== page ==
Gabe Zichermann, founder of the strategic consultancy Dopamine, explored the concept of “Funware,” a new model for incorporating and leveraging games and game mechanics to reach today’s customers. In his books Game-Based Marketing, Gamification by Design and The Gamification Revolution (Q1 2013), the expert in gamification and customer acquisition provides many reasons why companies should make use of games to build extraordinary customer engagement. Besides, he knows pretty well that nothing is more important to serious marketers than loyalty or its new proxy, engagement.
According to Gabe, “Funware” is the use of game mechanics in non-game contexts, and springs from the notion that any consumer experience can be made more fun, and through fun, more engaging. He believes that consumers are equally motivated by status as they are by cash or prizes, which means that retailers can offer cheaper rewards (virtual branded merchandise, early access to new products/services) in lieu of costly rewards. Such a switch will actually improve retention and sociability, especially among younger demographics, while vastly reducing loyalty program costs.
By definition, loyalty is expressed when a consumer chooses your product/service preferentially when other options are equal, and is a form of incremental affection whose balance can be easily disturbed. In that sense, gamification is actually a new way of thinking about loyalty, that is after all about driving incremental user action in a crowded environment. Gamification is able to do that and deliver viral user growth, improved satisfaction, and revenue.
In addition, Gabe believes that the stickiest content for consumers is the one that delivers social status, as it enables them to appear smarter, more connected, more successful, etc with their friends. Companies can give major loyalty programs a run for their money with gamification, focusing on great design, user engagement and scalable, non-cash rewards. The trick is, however, not only to know your customer’s purchase motivations, but what drives them to invest, engage and succeed. Thus, make use of a gamer’s ambition to explore, socialize and achieve something and embrace the challenge to design for all different motivators to ensure maximum relevance and consumer impact.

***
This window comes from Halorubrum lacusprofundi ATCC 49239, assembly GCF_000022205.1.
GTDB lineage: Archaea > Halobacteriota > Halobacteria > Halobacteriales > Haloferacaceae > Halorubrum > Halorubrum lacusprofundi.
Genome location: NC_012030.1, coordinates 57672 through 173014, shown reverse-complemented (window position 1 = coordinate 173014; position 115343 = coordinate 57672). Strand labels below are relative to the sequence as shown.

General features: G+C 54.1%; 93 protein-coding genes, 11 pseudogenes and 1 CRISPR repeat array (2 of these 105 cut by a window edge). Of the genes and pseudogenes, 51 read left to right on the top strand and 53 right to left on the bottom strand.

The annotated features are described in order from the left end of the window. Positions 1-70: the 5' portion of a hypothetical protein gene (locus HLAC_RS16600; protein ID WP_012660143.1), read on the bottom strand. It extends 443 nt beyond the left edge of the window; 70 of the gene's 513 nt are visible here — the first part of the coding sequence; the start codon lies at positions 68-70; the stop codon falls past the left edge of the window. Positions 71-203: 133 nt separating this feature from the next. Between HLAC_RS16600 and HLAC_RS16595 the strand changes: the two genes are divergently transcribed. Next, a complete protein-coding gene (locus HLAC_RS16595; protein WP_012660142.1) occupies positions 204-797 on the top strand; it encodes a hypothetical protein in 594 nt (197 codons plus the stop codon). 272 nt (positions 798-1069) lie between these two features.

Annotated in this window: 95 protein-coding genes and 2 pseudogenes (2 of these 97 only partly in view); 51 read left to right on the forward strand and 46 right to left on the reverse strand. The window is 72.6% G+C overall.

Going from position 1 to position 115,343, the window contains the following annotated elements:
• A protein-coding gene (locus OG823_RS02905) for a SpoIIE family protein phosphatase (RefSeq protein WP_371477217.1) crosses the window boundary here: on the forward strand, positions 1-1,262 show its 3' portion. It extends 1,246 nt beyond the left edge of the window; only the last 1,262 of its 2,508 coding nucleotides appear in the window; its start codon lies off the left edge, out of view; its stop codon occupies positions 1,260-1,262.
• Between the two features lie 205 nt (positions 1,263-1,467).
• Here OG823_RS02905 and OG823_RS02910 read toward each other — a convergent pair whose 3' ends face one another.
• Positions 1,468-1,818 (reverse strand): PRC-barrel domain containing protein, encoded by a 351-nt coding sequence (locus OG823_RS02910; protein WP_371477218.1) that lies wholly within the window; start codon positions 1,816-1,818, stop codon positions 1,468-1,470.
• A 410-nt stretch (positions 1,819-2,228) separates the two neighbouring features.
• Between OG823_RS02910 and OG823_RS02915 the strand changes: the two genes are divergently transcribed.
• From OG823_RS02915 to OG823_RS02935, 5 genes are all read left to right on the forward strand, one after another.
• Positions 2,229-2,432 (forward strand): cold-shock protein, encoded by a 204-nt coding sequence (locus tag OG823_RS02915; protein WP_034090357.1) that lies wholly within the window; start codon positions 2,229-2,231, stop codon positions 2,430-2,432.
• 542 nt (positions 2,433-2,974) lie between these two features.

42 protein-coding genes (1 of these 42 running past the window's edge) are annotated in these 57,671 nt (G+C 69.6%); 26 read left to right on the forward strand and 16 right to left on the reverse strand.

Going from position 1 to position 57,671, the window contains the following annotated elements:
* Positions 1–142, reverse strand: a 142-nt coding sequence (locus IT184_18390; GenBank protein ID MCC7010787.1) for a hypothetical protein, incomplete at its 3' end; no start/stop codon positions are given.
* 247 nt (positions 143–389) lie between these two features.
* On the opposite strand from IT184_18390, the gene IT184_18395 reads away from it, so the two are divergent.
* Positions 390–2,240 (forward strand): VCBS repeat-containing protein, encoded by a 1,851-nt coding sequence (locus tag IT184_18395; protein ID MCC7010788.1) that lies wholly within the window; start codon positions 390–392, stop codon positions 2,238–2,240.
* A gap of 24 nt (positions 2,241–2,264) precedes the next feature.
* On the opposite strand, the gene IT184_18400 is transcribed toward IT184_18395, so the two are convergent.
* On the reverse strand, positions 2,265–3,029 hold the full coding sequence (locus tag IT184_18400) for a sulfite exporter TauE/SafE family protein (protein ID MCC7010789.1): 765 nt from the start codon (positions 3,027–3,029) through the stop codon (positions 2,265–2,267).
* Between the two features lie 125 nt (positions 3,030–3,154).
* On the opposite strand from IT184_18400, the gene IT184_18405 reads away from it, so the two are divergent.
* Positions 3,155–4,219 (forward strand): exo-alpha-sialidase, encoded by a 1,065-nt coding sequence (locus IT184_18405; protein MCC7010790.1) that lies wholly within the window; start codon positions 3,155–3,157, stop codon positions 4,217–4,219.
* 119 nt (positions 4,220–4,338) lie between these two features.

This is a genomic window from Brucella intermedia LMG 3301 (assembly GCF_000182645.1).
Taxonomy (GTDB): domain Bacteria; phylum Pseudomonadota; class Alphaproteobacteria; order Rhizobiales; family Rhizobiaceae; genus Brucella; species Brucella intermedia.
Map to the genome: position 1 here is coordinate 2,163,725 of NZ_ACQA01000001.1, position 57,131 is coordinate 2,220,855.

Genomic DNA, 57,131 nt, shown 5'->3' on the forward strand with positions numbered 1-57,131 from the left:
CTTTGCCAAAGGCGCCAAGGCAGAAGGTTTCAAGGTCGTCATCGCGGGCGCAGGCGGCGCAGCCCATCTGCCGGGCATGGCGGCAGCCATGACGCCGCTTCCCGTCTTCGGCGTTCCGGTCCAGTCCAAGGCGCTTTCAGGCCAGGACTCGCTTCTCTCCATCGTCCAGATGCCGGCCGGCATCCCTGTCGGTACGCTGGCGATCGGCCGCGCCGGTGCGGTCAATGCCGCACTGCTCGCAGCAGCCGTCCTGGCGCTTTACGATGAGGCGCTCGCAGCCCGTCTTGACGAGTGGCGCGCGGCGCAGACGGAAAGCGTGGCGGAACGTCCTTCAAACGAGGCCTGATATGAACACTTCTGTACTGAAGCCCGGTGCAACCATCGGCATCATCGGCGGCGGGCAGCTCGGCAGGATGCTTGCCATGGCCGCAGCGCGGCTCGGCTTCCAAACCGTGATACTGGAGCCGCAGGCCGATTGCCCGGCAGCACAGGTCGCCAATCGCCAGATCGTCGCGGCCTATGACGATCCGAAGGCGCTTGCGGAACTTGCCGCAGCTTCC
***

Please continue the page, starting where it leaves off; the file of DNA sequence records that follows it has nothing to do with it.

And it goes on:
The concept of enterprise gamification closely follows the idea of positive reinforcement, which defines reactions to a certain behavior that increases the chance of that behavior to occur again in the future. That behavior is, in the vast majority of all cases, the motivation to "win the game", either at an individual level or as a team. The desire and motivation to succeed in gamification is founded in the following key components provided by an application:
2. Status, scores and leaderboards;
3. Metrics leading to KPI;
4. Monetary rewards, non‐monetary rewards and achievements;
And keep in mind that traditional game mechanics offer the tools that are required to create the infrastructure and support network to sustain the motivation, including:
1. Transparency of the application and the definition of succeeding;
2. Infinite gameplay with multi‐level design;
3. Access to related resources and feedback;
4. Social integration and access to superiors;
5. Communication and sharing
As a goal‐driven strategy, enterprise gamification can of course be fine‐tuned over time. In an ongoing process, the factors of the gamification strategy can be modified to follow changing business objectives.
Not to mention that with the rise of smartphones and tablets, gamification will most probably have a triumphal procession. Since playing games in breaks in everyday life, such as sitting on the bus or at the doctor, is closely linked to the success of smart phones and tablet computers, it can be expected that game-based marketing will be even more in demand and become trend-setting in the near future.